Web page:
So, this really happened: A cat was thrown out of his home because he’s gay.
Or at least, that’s what seven-year-old Bull’s owner, a woman living in a village in Nigeria, says. She alleges that he engaged in "unnatural sexual behavior" like mounting other male cats and not mating with female cats.
But lest you think that this sort of foolishness only happens in small African villages, last year some troglodyte in Tennessee surrendered his dog to a shelter to be put down because he suspected the poor thing of being gay. (The dog was rescued at the last minute and now has a loving forever home, by the way.)
All right, I don’t understand why people would get so freaked out about animals engaging in same-sex "mating" activities in the first place. This kind of behavior is found throughout the animal kingdom, and in order to have an idea whether it’s sexual or is motivated by other things, the behavior needs to be taken in context.
I think we’ve all seen male cats mount other male cats. In intact cats, this is usually about dominance: The mounter is proving that he’s more badass than the mounted. But female cats and even neutered cats can mount others when they’re stressed to the point that they have to prove something to their feline housemates.
My experience is that it’s pretty easy to tell when this behavior is about dominance, because you’ll find that a lot of other environmental factors are at play: too many cats, not enough vertical and horizontal space to make cats feel like they have a space of their own, roaming tomcats spraying outside the house, and other such things can push cats to the point where they feel compelled to act out in this way.
On the other hand, I’ve also seen cats of the same sex act with incredible tenderness and love toward one another. They groom each other and sleep snuggled in one another’s arms, they always seem to be together and sincerely enjoying one another’s company.
I’m really reluctant to chalk that up to being gay. In fact, I’m really reluctant to even try to assign cats a sexual orientation. First of all, intact cats will always have a drive to mate: It’s inherent in the species, and according to the latest research I know of, the drive to mate is so strong that it eclipses everything else — presumably even any sort of romantic orientation toward same-sex kitties.
Spayed and neutered cats, on the other hand, no longer have the organs that produce sex hormones, and therefore no longer experience the relentless drive to fight and fornicate. Does that mean they don’t find other cats physically or romantically attractive? Who knows? I imagine that not being constantly driven by sexual urges could allow cats more time and brain-space to consider relationships with other cats in a different way.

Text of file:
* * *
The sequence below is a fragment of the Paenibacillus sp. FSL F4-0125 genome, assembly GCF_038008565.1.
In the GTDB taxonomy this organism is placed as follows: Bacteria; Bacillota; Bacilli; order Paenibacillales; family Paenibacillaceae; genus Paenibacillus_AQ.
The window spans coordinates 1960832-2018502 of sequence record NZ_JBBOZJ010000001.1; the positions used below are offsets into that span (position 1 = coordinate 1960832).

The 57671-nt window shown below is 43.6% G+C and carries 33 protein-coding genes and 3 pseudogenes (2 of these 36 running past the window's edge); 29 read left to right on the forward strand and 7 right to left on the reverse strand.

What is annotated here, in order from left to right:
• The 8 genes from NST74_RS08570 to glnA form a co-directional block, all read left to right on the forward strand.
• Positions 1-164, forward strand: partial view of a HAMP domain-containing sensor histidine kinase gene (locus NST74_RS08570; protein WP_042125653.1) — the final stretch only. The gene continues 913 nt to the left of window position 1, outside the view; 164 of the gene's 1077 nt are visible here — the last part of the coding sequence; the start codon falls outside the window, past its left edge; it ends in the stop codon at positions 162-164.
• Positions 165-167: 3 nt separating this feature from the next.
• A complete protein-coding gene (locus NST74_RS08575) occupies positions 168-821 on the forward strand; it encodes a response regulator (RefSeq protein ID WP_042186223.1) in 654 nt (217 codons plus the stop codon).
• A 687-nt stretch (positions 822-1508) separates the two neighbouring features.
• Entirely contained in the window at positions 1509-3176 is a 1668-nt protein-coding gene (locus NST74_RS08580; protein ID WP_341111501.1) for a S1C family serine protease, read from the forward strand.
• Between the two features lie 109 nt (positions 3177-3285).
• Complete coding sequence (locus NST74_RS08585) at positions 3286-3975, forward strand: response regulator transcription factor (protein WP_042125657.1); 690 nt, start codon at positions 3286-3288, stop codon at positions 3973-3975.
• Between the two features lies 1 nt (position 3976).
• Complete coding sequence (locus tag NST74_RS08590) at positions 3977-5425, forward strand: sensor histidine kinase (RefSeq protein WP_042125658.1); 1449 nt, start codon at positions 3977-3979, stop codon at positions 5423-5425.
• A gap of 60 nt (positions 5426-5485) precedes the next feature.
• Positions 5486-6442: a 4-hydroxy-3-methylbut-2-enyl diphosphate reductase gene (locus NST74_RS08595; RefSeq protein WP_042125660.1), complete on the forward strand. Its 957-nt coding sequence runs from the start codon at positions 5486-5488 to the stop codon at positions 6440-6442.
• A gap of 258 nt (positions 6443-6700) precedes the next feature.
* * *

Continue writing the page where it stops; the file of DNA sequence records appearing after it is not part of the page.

I’m also quite hesitant to draw any kind of false equivalence between cats’ experience of relationships and ours. We do our cats a tremendous disservice when we ascribe human characteristics to them: Witness people who think cats piss on their clothes to exact revenge, people who think that cats are mean because they react with their natural defense mechanisms when they are cornered … or people who freak out and disown their cats because they think they’re gay.
I wish I could peek inside a cat’s mind and see how they view their relationships with other cats and the nature of their attraction toward those other cats. Do cats experience romantic love? Do they have a spiritual nature and a sense of the divine? What does friendship — whether with other cats, with people or with animals of other species — mean to cats?
So, do gay cats exist? Quite possibly. And if that thought creeps you out, I think that says more about you than it does about the cat.
What do you think or sense about the nature of feline relationships? Have you ever known a gay cat? Do you know anyone who has kicked an animal to the curb because they thought the animal was gay? Do you have cute photos of your cats sharing tender moments? Share your thoughts (and pictures) in the comments.
Learn more about your cat with Catster:
About JaneA Kelley: Punk-rock cat mom, science nerd, animal shelter volunteer and all-around geek with a passion for bad puns, intelligent conversation, and role-play adventure games. She gratefully and gracefully accepts her status as chief cat slave for her family of feline bloggers, who have been writing their award-winning cat advice blog, Paws and Effect, since 2003.
Our Most-Commented Stories